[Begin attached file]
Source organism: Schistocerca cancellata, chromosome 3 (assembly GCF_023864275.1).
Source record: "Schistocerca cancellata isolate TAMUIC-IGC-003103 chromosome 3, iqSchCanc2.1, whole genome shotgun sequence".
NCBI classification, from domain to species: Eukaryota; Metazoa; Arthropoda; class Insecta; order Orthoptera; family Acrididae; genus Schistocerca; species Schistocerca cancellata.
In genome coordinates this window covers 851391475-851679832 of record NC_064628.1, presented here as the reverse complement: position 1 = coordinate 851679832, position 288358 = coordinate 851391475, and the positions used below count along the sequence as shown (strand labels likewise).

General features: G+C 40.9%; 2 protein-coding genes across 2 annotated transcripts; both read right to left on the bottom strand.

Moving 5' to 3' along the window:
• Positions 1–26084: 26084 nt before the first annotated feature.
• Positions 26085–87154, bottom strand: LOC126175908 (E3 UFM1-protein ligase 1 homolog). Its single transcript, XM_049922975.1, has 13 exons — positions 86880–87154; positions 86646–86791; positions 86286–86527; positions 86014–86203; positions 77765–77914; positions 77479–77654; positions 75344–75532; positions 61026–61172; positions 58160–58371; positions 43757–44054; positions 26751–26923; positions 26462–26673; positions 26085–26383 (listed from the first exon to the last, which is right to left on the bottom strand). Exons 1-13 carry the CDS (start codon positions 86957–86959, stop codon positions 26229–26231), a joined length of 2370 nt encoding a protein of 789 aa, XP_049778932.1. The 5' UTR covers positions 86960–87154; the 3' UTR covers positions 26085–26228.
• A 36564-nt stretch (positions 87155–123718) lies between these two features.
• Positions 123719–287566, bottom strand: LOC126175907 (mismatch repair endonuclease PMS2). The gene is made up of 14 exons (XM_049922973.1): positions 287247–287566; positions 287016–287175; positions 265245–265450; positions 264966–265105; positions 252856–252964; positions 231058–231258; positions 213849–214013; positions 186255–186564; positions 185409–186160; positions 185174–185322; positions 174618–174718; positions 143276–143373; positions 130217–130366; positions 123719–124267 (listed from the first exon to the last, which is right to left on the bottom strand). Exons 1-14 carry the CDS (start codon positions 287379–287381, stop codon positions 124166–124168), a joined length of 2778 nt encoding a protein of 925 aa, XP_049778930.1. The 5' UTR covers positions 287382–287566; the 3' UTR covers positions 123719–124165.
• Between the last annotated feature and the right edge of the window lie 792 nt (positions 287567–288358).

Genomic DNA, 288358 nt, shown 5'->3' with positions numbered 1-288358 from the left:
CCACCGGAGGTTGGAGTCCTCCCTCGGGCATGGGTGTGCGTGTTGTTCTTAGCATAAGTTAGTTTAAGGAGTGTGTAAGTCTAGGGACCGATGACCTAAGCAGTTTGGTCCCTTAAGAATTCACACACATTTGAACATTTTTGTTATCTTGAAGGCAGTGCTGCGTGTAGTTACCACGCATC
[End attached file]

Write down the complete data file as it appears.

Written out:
Source organism: Schistocerca cancellata, chromosome 3 (assembly GCF_023864275.1).
Source record: "Schistocerca cancellata isolate TAMUIC-IGC-003103 chromosome 3, iqSchCanc2.1, whole genome shotgun sequence".
NCBI classification, from domain to species: Eukaryota; Metazoa; Arthropoda; class Insecta; order Orthoptera; family Acrididae; genus Schistocerca; species Schistocerca cancellata.
In genome coordinates this window covers 851391475-851679832 of record NC_064628.1, presented here as the reverse complement: position 1 = coordinate 851679832, position 288358 = coordinate 851391475, and the positions used below count along the sequence as shown (strand labels likewise).

General features: G+C 40.9%; 2 protein-coding genes across 2 annotated transcripts; both read right to left on the bottom strand.

Moving 5' to 3' along the window:
• Positions 1–26084: 26084 nt before the first annotated feature.
• Positions 26085–87154, bottom strand: LOC126175908 (E3 UFM1-protein ligase 1 homolog). Its single transcript, XM_049922975.1, has 13 exons — positions 86880–87154; positions 86646–86791; positions 86286–86527; positions 86014–86203; positions 77765–77914; positions 77479–77654; positions 75344–75532; positions 61026–61172; positions 58160–58371; positions 43757–44054; positions 26751–26923; positions 26462–26673; positions 26085–26383 (listed from the first exon to the last, which is right to left on the bottom strand). Exons 1-13 carry the CDS (start codon positions 86957–86959, stop codon positions 26229–26231), a joined length of 2370 nt encoding a protein of 789 aa, XP_049778932.1. The 5' UTR covers positions 86960–87154; the 3' UTR covers positions 26085–26228.
• A 36564-nt stretch (positions 87155–123718) lies between these two features.
• Positions 123719–287566, bottom strand: LOC126175907 (mismatch repair endonuclease PMS2). The gene is made up of 14 exons (XM_049922973.1): positions 287247–287566; positions 287016–287175; positions 265245–265450; positions 264966–265105; positions 252856–252964; positions 231058–231258; positions 213849–214013; positions 186255–186564; positions 185409–186160; positions 185174–185322; positions 174618–174718; positions 143276–143373; positions 130217–130366; positions 123719–124267 (listed from the first exon to the last, which is right to left on the bottom strand). Exons 1-14 carry the CDS (start codon positions 287379–287381, stop codon positions 124166–124168), a joined length of 2778 nt encoding a protein of 925 aa, XP_049778930.1. The 5' UTR covers positions 287382–287566; the 3' UTR covers positions 123719–124165.
• Between the last annotated feature and the right edge of the window lie 792 nt (positions 287567–288358).

Genomic DNA, 288358 nt, shown 5'->3' with positions numbered 1-288358 from the left:
CCACCGGAGGTTGGAGTCCTCCCTCGGGCATGGGTGTGCGTGTTGTTCTTAGCATAAGTTAGTTTAAGGAGTGTGTAAGTCTAGGGACCGATGACCTAAGCAGTTTGGTCCCTTAAGAATTCACACACATTTGAACATTTTTGTTATCTTGAAGGCAGTGCTGCGTGTAGTTACCACGCATC